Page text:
In the songbook produced by Jehovah's people in 1905, there were twice as many songs praising Jesus as there were songs praising Jehovah God. In their 1928 songbook, the number of songs extolling Jesus was about the same as the number extolling Jehovah. But in the latest songbook of 1984, Jehovah is honored by four times as many songs as is Jesus. This is in harmony with Jesus' own words: "The Father is greater than I am." (John 14:28) Love for Jehovah must be preeminent, accompanied by deep love for Jesus and appreciation of his precious sacrifice and office as God's High Priest and King. (Revelation--Its Grand Climax at Hand!, p. 36, box)
Nick also makes strong points about the way Jehovah's Witnesses approach the Scriptures. As I've noted previously, it seems often that the "study aid" is dominant, not the Bible. True, Scriptural reference does saturate their writing through and through, but this approach allows the "faithful and discreet slave" to completely direct them. And while Jehovah's Witnesses would undoubtedly see that as a good thing, it poses serious problems because it decidedly subordinates Scripture to the "new light" from Brooklyn. You will never see one of Jehovah's Witnesses sit down to do a Bible study on a book of the Bible unless the Watchtower has already provided a commentary--and even then, the study aid takes precedence. Now, it is true that Jehovah's Witnesses cover a wide range of Scripture. Where many evangelical churches will have difficulty keeping a fairly even range, I find that Jehovah's Witnesses do manage to avoid falling prey to that particular problem. And from that we can perhaps learn something. But they escape one snare only to find another problem--or, to express it more Scripturally:
It will be darkness and no light, just as when a man flees because of the lion, and the bear actually meets him; and [as when] he went into the house and supported his hand against the wall, and the serpent bit him. (Amos 5:18b-19, NWT)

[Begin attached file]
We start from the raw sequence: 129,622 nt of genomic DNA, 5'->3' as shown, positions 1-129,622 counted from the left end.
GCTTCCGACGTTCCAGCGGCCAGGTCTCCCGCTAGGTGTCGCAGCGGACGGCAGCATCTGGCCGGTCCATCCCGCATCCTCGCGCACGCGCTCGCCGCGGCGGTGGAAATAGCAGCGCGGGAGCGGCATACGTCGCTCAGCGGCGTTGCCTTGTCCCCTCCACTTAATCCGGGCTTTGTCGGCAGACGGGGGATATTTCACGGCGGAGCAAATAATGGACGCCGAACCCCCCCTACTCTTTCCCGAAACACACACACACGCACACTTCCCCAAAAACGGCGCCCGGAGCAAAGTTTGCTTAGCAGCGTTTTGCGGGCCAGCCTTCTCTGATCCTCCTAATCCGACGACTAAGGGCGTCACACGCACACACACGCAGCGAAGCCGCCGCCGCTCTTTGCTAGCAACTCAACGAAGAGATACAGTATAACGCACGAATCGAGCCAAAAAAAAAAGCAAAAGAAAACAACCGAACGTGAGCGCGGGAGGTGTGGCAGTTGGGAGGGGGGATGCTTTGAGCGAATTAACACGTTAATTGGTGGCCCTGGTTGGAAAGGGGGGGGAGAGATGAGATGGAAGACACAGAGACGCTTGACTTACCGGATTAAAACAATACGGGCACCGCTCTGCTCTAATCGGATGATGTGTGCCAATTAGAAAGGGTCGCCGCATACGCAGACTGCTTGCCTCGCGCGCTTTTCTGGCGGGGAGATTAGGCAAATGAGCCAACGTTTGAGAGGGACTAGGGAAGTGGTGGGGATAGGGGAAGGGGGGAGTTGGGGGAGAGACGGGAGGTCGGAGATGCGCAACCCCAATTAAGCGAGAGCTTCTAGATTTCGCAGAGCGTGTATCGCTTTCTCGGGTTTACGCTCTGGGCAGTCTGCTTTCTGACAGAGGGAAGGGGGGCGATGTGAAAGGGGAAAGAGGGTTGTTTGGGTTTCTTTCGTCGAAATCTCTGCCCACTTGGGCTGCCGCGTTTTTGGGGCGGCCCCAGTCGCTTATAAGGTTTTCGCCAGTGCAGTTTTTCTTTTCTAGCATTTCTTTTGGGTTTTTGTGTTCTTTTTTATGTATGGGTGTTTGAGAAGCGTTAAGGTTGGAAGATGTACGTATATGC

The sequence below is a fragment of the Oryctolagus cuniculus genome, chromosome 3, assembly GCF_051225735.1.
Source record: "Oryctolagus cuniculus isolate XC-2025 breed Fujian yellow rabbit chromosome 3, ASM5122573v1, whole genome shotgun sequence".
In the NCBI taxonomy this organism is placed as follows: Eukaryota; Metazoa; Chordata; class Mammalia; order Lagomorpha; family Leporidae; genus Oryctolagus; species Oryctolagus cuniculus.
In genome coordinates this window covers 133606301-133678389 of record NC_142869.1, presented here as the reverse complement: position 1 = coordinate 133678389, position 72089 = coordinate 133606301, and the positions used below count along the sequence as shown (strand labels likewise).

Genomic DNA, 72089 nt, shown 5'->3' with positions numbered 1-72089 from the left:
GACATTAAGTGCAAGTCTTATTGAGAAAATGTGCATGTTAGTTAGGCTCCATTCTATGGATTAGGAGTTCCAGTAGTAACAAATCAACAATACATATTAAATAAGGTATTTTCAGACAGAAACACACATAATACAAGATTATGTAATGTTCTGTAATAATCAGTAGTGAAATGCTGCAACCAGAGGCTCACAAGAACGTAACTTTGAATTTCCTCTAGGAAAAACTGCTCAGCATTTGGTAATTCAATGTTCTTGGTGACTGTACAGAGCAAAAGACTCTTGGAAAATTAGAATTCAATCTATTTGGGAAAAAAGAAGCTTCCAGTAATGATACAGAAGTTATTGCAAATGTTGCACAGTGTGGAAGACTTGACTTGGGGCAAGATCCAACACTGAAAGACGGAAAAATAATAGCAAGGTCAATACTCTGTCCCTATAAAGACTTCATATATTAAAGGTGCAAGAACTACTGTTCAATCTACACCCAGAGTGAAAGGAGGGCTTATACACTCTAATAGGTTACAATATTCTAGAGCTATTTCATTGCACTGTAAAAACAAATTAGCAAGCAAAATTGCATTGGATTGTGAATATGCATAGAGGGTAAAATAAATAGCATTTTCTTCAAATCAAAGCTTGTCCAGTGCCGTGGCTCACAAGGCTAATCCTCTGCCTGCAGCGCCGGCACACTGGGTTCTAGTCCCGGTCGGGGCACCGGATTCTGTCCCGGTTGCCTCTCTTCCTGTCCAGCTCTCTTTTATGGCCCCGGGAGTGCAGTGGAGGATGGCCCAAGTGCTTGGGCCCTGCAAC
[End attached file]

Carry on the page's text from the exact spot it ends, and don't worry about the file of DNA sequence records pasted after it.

Now, I will say that I am perhaps more optimistic than Nick when it comes to the possibility that Jehovah's Witnesses will, in the end, be saved after all. They are, for sure, a heretical sect who teach a number of false doctrines and fail to sufficiently honor Christ and the Scriptures. Might they still be saved? I think it quite possible. I wouldn't wager $20 on it... but I have hope. But that false doctrine must still be denounced, and I think it would be a spiritually healthy decision--to say the least!--for any of them to depart from the Kingdom Halls and enter instead the orthodox faith.

Nick ends on a note of challenge, and I can do no better than quote his words:
These people are going door-to-door constantly. They are always training for this. What are you going to do? Are you going to be ready to give them the good news when they come. The news that they need to learn that is contrary to what they heard of what they must do to remain in Jehovah’s love? Are you ready to be as true to the true gospel as Jehovah’s Witnesses are to a false gospel?
May God's people answer with a resounding "Yes, and more so!" Amen, Lord. Amen.

So yes, please go read Nick's account.

1 comment:

  1. Petrus CaietanusJuly 12, 2010 at 1:11 AM

    ok, JB, I did read Nick´s account.